I've now covered 5027 km's (3123 miles) actual cycling km's. Any ferries or other transport of course not counted. I knew I would put every effort into it once I got started.
I always felt cycling was mostly boring, the cycle out one way then having to return to the start did nothing at all for me, so I rarely did it, but the idea that I could cycle out and not have to cycle back the same day while bicycle touring, was so appealing to me.
This adventure was about travelling at what I felt would be a perfect speed, and being able to carry all my gear with me without it being on my back.
I've always loved adventure and got it in my head that the bicycle is the contraption that would let me see the world under my own steam, at just the right pace.
So far so amazing, I have experienced things I would never have experience in a car or camper, and as for walking anywhere, count me out, it would take just far too long and bore me to death no doubt about it. I get bored really easily.
So there it is, my first 5000 km's and my first ever bicycle tour.
This image is of the other morning on the west coast of Greece on a completely deserted beach. I'm having cookies and milk for breakfast and taking it all in.
I'm so glad I did, because I have really enjoyed the whole 305 km's. I had my last 85 km's to do today, over some really lumpy landscape, but beautiful too.
It took me until 1pm to do 70 km's, then another 3 hours to do just 15 km's, as I headed up my last hill with a gale-force wind beating down on me. I really had to work at this one, my backside is red raw :), a bit like The Red Guy's off Cow and Chicken. Sorry for the over-share :)
I really struggled, with the wind actually stopping me dead in my tracks regularly, but, I eventually got that last 15 km's done, as you do. I have to say that this was the most enjoyable section I think I have done.
If others are thinking of doing it, I would suggest sticking to the bigger roads where possible, and only really bother with the smaller farm roads and tracks if you're not travelling alone, as there are dogs every few feet, big dogs, and if there are 2 of you it would be easy to sandwich yourselves between your 2 bikes while beating them over the head with your selfie-stick :) Safety in numbers and all that.
I could have just hopped on the free ferry here tonight at the dock and been on the other side in less than half an hour, but I decided that after a butt busting 85 km's in glorious 26c sunny weather, that I would just get the ferry in morning and take it from there.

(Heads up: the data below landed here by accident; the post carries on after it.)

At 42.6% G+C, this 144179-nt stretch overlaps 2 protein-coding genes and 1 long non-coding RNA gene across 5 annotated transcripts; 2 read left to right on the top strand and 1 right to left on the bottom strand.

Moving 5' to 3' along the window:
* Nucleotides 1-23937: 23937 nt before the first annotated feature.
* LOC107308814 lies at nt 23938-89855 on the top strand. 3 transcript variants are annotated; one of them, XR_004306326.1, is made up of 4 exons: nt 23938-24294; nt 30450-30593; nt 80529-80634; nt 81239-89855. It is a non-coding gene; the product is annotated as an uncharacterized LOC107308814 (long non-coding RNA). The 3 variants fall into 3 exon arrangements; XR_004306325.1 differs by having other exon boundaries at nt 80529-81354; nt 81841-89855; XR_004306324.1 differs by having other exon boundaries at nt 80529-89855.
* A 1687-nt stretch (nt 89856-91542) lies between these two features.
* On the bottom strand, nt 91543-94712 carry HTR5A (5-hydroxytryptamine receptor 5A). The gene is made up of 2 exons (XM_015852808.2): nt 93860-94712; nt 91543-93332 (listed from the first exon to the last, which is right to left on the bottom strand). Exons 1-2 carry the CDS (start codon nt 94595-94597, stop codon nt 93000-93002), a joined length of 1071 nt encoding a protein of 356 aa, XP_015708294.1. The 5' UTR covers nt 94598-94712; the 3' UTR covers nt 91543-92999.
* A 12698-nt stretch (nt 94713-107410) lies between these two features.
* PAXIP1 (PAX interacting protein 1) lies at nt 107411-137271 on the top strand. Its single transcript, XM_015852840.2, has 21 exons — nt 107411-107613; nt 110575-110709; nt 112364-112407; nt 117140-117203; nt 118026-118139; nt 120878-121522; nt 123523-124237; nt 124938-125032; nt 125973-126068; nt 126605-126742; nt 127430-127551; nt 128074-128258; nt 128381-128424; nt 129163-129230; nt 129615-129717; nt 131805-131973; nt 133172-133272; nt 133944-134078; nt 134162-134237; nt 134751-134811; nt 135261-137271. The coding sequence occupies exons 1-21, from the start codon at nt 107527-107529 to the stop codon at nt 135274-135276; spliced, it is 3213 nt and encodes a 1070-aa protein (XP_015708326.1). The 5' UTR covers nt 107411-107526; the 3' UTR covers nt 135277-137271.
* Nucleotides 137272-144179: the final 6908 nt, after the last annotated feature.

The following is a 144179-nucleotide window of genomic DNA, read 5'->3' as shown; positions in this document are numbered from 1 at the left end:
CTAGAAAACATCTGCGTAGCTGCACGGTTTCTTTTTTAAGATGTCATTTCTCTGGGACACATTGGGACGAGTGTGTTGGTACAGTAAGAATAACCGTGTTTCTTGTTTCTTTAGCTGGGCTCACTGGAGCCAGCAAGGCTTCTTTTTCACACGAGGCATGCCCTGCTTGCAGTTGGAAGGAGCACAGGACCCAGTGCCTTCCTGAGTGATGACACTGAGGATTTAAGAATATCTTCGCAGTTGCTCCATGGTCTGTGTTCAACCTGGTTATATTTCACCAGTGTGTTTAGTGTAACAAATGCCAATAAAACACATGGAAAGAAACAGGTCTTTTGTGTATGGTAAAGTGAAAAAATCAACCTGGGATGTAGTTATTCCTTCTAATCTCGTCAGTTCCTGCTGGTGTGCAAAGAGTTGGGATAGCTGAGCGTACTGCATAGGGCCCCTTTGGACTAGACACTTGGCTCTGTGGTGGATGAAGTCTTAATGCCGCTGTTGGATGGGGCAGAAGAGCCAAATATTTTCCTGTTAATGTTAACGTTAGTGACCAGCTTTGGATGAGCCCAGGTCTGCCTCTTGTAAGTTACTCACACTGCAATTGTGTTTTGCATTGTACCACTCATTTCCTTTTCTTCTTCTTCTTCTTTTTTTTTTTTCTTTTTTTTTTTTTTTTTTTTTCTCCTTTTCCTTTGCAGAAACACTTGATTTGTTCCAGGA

Next destination is the ferry terminal near Athens to get me doing a little Island hopping, so I recon about 300 km's to the port.
:/ After my first puncture in all this time, I thought I might be OK for a little while. Not so! 2km from my campsite, after a 60km cycle, I get another, and in my new double ended tube!
I made it to the campsite and replaced the tube with my last standard tube and I also put on my spare tyre. Not taking any chances. I have inspected the other tyre like crazy, every mm of it, but nothing. The little bit of wire I removed, so it had to be something new.
On closer inspection of the double ended tube, there is a kind of burn or graze with a slight cut in it, but so tiny. I’m thinking this was a fault prior to purchase and opened up under pressure.
Anyway, I reached the campsite, dropped all my gear, and dove into the crystal clear sea. Washed my clothes in it, had a good scrub, and then got stuck into sorting the tubes and putting up my tent.
I don’t know why people looked so unhappy about me being naked and washing my underwear in the sea :) They won’t be so upset when the fish start floating to the surface :)
Had a lovely meal for lunch at a beachside restaurant and headed straight past my planned campsite because it turned out to be a sh#thole and I’m now in the town of Corinth.
The towns, landscape and scenery have changed the last 50 km’s or so of the 75 today, not for the better but not the worst either.
I suppose it’s only expected being on the approach to a capital city. I’m now just under 90 km’s from Athens and less than that to the port of Piraeus where I hope to catch the ferry to hop some islands to Turkey.
My target has been Cyprus via Turkey, but I’m wondering what this will be like now as Cyprus is so close to Syria and with everything going on right now.
I’m not fearing for my life, I did that on the roads in Italy :), I’m only thinking flights and my extremely vague schedule may be affected and pondering the best plan of action.
Then another cycle of 10km to Piraeus, all after a lumpy 58km before the first ferry! I’m knackered :)
I might actually be knackered too, because 20 mins after arriving in Piraeus I’m sat on a boat going to Paros, arriving at midnight!
I told a rep at the port that my destination is Turkey but I was aware that I needed to hop an island or 2 in order to reach it.
He was a bit abrupt and said I had a few islands to do but my first one needs to be Paros. I hadn’t even heard of it, but we shove off in half an hour, and I’m told that this tug has a number of stops but nobody will tell me when mine is :/ I must be mental :)
Telling him my final destination was Turkey, he told me my only option was to get to Paros and then hop from there. So I did.
This morning at the Paros booking office I’m told that this won’t work, and that I was sent to the wrong island!
So now, at 5pm tonight I’m booked onto a ferry that will take me to Siros, the island that the ferry stopped at before getting to this one last night! Arriving in Siros at about 6pm, I take another ferry to Rhodes at 11pm which I’ve booked, getting there at about 11am the next day.
From Rhodes I’m told there are regular ferries to Marmaris in Turkey. I have a cabin on the Siros to Rhodes ferry so I’m going to need that by then :)
There are going to be ferry worker strikes from Wednesday, hence my traveling to Rhodes by tomorrow. Turkish ferries operate between Marmaris and Rhodes regularly, I’m told :)
I will likely be staying in Rhodes for a couple of weeks over my birthday maybe and having a nice long break to let my butt heal :), before cycling the Southern coast of Turkey to get a ferry to Cyprus.
In the meantime I’m going to spend the day looking around here on Paros.
So that's it, I arrived in Rhodes and I'm a really short ferry trip away from Marmaris Turkey, so nice break time and I will be back with updates once I cross over to Turkey.